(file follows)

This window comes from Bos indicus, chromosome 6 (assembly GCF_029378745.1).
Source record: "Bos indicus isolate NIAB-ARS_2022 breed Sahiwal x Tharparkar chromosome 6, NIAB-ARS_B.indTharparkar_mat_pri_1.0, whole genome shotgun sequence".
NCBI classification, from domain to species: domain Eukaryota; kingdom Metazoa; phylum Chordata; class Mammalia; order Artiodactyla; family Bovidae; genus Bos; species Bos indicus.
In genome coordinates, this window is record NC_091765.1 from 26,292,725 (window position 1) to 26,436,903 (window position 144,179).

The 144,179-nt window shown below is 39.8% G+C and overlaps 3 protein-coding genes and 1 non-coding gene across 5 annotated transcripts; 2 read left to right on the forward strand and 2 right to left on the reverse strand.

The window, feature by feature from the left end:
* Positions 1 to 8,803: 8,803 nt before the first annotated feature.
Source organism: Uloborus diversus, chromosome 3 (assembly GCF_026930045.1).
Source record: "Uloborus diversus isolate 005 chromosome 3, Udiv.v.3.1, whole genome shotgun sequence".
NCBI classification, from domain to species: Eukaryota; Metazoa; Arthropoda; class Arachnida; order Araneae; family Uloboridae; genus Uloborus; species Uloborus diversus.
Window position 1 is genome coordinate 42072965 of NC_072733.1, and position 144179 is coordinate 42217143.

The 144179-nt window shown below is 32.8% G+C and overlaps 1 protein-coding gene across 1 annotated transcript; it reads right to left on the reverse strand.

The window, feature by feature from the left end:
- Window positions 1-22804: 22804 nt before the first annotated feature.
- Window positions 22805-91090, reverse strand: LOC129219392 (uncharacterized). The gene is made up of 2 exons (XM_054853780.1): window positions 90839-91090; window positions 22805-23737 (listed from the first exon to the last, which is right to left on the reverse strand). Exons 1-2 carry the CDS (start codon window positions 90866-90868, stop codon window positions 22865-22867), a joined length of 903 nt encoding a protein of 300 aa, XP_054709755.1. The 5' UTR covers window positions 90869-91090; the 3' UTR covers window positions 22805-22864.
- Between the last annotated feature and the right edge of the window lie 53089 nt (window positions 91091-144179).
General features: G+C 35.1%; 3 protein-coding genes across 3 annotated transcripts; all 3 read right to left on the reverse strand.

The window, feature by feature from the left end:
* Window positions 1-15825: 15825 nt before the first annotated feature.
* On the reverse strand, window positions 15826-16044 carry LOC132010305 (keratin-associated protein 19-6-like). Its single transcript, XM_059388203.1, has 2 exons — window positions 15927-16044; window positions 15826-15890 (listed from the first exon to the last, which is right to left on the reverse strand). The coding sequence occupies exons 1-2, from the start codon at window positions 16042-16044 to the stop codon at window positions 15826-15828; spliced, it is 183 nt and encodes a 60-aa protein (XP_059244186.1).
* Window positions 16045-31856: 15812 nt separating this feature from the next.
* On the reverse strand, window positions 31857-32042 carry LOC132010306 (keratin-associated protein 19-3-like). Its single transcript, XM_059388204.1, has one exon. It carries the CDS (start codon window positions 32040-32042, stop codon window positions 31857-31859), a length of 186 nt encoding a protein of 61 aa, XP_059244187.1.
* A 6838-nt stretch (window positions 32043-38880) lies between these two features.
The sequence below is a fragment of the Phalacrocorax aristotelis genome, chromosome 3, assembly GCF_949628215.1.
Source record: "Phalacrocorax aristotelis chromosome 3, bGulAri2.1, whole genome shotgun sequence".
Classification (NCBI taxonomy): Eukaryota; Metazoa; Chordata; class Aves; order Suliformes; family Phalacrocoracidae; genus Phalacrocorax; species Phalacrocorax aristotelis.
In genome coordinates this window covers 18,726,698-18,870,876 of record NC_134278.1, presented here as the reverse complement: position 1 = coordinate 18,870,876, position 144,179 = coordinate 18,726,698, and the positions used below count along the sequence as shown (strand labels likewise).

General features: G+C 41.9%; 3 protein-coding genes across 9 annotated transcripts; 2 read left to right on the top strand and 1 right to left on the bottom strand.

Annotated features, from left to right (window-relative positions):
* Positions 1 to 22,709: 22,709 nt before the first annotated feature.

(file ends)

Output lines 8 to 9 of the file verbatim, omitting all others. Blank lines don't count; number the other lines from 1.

Source organism: Uloborus diversus, chromosome 3 (assembly GCF_026930045.1).
Source record: "Uloborus diversus isolate 005 chromosome 3, Udiv.v.3.1, whole genome shotgun sequence".